Making a Will

Three in five UK adults have not made provision

It’s important to make sure that after you die, your assets and possessions go to the people and organisations you choose, such as family members and charities you want to support.

Wills and Inheritance Tax planning more broadly are sensitive subjects for households across the UK and are often thought of as slightly taboo topics. However, the global coronavirus (COVID-19) pandemic has focused minds and given us space to think.

And it seems that it’s prompted more people to take action, from making changes to existing Wills to encouraging them to think about writing one for the first time. But worryingly, three in five (59%) UK adults have not written a Will, new research[1] reveals.

This equates to 31 million people, whose property, financial and other assets could be left to someone they have not chosen when they die. Of those who have not written a Will yet, 22% are over the age of 75 and 39% are aged 65-74. Worryingly, a third (32%) of those aged 75+ haven’t even started thinking about writing a Will yet.

Started thinking about writing a Will
Since the start of lockdown, those aged between 25-34 have, however, started the Will writing process or made changes to their existing one. During this period, a fifth (21%) of 25-34-year-olds started thinking about writing a Will for the first time and one in ten (12%) wrote one. A further 30% updated an existing Will.

Respondents were also asked if they had a Lasting Power of Attorney (LPA) in place yet, finding that just 12% of UK adults had an LPA in place before the COVID-19 lockdown. However, 6% said they had engaged a legal professional or the Office of the Public Guardian during the pandemic to put an LPA in place.

Types of Lasting Power of Attorney

Health and Welfare LPAs
A Health and Welfare LPA allows you to appoint an Attorney to make decisions about matters such as:

  • Your medical care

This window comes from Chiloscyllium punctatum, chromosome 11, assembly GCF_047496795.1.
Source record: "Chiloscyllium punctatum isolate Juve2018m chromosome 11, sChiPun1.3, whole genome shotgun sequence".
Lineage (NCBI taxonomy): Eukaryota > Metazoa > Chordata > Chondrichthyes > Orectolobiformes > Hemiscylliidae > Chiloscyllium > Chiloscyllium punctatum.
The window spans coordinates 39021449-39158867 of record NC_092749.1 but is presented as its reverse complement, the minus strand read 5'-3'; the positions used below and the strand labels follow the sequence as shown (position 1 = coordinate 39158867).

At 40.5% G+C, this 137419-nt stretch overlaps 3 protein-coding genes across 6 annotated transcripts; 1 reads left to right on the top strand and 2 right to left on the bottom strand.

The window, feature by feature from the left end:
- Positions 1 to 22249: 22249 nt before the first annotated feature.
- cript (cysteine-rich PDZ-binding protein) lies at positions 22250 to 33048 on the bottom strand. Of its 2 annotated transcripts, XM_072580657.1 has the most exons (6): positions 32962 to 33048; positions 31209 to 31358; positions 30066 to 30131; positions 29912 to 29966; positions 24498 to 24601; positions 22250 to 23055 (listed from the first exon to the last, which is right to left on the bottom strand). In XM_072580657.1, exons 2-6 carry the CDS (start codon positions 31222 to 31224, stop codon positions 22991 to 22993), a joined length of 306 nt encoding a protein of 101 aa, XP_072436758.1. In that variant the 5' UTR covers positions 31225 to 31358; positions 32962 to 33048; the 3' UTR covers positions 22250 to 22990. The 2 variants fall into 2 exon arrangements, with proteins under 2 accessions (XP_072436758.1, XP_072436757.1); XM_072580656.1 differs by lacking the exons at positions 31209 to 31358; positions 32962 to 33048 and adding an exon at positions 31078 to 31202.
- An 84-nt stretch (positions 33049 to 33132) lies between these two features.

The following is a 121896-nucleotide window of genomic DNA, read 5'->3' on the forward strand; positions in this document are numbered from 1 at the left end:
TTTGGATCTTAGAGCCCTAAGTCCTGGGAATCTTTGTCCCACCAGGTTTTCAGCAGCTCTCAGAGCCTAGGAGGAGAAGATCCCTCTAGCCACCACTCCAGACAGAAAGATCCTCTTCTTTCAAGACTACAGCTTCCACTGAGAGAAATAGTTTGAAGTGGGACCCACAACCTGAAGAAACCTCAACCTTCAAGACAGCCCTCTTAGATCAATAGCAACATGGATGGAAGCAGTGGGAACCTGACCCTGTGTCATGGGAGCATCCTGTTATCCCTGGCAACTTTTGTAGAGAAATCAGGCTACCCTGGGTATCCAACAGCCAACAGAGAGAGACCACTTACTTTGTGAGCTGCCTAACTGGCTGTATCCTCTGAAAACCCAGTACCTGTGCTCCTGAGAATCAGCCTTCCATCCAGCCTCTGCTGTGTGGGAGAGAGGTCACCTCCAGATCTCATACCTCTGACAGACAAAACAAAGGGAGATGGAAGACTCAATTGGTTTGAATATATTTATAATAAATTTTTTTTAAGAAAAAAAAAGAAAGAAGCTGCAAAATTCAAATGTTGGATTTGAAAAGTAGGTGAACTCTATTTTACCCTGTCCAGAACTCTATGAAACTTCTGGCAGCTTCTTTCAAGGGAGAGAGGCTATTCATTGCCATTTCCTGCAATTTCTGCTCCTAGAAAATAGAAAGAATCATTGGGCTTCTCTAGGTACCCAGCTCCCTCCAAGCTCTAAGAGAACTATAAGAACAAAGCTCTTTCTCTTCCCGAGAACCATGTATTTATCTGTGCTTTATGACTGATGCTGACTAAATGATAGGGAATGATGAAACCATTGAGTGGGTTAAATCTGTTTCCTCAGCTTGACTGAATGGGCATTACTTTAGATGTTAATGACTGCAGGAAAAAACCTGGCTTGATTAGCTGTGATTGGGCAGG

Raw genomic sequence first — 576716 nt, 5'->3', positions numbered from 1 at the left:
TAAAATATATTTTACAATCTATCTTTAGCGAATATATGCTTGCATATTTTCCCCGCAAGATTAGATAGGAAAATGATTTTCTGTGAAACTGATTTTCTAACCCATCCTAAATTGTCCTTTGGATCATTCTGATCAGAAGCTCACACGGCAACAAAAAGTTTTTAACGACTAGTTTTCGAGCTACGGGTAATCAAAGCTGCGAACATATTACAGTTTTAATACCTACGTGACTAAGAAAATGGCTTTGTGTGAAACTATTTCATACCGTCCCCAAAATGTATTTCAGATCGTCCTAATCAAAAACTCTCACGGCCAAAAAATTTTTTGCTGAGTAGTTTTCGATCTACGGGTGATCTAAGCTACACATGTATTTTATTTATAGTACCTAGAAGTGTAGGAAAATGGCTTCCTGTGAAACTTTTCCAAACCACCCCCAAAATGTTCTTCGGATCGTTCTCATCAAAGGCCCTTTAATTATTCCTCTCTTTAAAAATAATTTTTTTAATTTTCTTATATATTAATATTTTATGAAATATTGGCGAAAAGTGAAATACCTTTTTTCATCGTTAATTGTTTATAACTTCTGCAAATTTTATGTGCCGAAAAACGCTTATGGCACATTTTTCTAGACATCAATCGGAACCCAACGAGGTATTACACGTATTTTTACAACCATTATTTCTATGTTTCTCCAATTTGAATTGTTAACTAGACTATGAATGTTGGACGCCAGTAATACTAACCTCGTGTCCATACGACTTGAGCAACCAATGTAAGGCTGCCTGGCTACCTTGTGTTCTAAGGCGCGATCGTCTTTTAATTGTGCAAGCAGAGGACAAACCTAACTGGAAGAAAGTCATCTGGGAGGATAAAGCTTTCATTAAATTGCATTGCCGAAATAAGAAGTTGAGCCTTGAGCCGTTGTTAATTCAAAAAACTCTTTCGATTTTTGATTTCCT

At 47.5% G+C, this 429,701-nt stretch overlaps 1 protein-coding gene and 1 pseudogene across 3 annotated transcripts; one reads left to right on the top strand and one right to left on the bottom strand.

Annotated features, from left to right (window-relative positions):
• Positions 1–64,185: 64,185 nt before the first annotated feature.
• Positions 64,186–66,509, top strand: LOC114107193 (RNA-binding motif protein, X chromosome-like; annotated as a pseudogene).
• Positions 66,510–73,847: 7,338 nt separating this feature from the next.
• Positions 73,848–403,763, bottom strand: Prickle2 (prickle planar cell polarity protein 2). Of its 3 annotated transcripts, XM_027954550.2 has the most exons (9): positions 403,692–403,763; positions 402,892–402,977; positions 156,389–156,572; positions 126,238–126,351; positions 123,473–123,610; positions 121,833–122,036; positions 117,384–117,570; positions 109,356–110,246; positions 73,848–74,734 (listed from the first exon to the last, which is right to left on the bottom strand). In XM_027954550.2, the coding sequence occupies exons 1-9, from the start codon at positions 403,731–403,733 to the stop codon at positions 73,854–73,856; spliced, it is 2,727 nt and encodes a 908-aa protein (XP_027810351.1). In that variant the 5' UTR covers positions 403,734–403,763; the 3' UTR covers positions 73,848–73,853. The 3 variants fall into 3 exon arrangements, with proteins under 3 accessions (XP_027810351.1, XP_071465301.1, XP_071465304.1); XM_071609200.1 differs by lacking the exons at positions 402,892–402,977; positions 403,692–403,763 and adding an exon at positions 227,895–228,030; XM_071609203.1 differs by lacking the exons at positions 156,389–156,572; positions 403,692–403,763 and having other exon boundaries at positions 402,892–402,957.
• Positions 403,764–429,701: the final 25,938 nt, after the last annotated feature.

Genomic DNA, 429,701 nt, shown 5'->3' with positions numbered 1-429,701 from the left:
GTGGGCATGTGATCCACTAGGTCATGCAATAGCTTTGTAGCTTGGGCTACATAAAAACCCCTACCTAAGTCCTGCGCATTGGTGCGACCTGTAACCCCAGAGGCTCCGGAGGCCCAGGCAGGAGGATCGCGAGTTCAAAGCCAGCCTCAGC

• Where you live
  • Your daily routine, such as what you eat and what you wear
  • Whom you have contact with
  • Whether you have life-sustaining treatment – although only if you have given express permission

Property and Financial Affairs LPAs
A Property and Financial Affairs LPA gives your Attorney the power to do things such as:

  • Buy and sell your property
  • Pay your bills
  • Collect your pension or benefits
  • Manage your bank accounts

Emotional and financial pressure
A Will can provide peace of mind that not only will the correct beneficiaries benefit from any estate distribution, but also that it is done as efficiently as possible. But only 13% of UK adults have written a living Will, which is used to provide advanced decisions on refusing medical treatments if you become terminally ill or lose the ability to make decisions around medical treatment yourself. A further 6% said they had made a living Will, now more commonly called an ‘advance decision.’

While no one likes to think about their own mortality, getting your house in order by having the right legal instructions can take away much of the emotional and financial pressure at a very difficult time. Taking the first step is always the most difficult but puts you as the benefactor in the driving seat.

Especially important if you have children
A Will can help reduce the amount of Inheritance Tax that might be payable on the value of the property and money you leave behind. Writing a Will is especially important if you have children or other family who depend on you financially, or if you want to leave something to people outside your immediate family.

If you die without a valid Will, you will be dying intestate and your estate will pass to those entitled under the intestacy rules. Under the intestacy rules, your estate could pass to unintended beneficiaries and leave your loved ones in a very difficult situation at an already emotionally challenging time.

Source data:
[1] Research from Canada Life 25/09/20